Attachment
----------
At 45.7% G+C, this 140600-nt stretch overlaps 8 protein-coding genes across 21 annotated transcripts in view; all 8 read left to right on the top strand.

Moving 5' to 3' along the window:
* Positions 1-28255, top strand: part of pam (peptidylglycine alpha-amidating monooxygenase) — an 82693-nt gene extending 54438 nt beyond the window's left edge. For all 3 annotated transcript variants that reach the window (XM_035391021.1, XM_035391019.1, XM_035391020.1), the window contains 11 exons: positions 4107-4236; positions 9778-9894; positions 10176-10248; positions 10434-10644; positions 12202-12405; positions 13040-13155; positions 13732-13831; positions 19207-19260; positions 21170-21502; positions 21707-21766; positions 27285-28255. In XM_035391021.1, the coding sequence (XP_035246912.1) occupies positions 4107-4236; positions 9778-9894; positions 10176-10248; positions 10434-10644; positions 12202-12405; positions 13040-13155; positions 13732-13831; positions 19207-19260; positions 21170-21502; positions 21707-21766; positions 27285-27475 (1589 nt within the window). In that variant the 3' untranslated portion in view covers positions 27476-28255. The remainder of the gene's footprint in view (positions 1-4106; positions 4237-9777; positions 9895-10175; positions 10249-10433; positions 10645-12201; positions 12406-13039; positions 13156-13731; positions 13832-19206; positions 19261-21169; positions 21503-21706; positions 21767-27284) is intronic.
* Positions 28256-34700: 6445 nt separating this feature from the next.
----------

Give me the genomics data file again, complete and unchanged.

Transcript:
At 45.7% G+C, this 140600-nt stretch overlaps 8 protein-coding genes across 21 annotated transcripts in view; all 8 read left to right on the top strand.

Moving 5' to 3' along the window:
* Positions 1-28255, top strand: part of pam (peptidylglycine alpha-amidating monooxygenase) — an 82693-nt gene extending 54438 nt beyond the window's left edge. For all 3 annotated transcript variants that reach the window (XM_035391021.1, XM_035391019.1, XM_035391020.1), the window contains 11 exons: positions 4107-4236; positions 9778-9894; positions 10176-10248; positions 10434-10644; positions 12202-12405; positions 13040-13155; positions 13732-13831; positions 19207-19260; positions 21170-21502; positions 21707-21766; positions 27285-28255. In XM_035391021.1, the coding sequence (XP_035246912.1) occupies positions 4107-4236; positions 9778-9894; positions 10176-10248; positions 10434-10644; positions 12202-12405; positions 13040-13155; positions 13732-13831; positions 19207-19260; positions 21170-21502; positions 21707-21766; positions 27285-27475 (1589 nt within the window). In that variant the 3' untranslated portion in view covers positions 27476-28255. The remainder of the gene's footprint in view (positions 1-4106; positions 4237-9777; positions 9895-10175; positions 10249-10433; positions 10645-12201; positions 12406-13039; positions 13156-13731; positions 13832-19206; positions 19261-21169; positions 21503-21706; positions 21767-27284) is intronic.
* Positions 28256-34700: 6445 nt separating this feature from the next.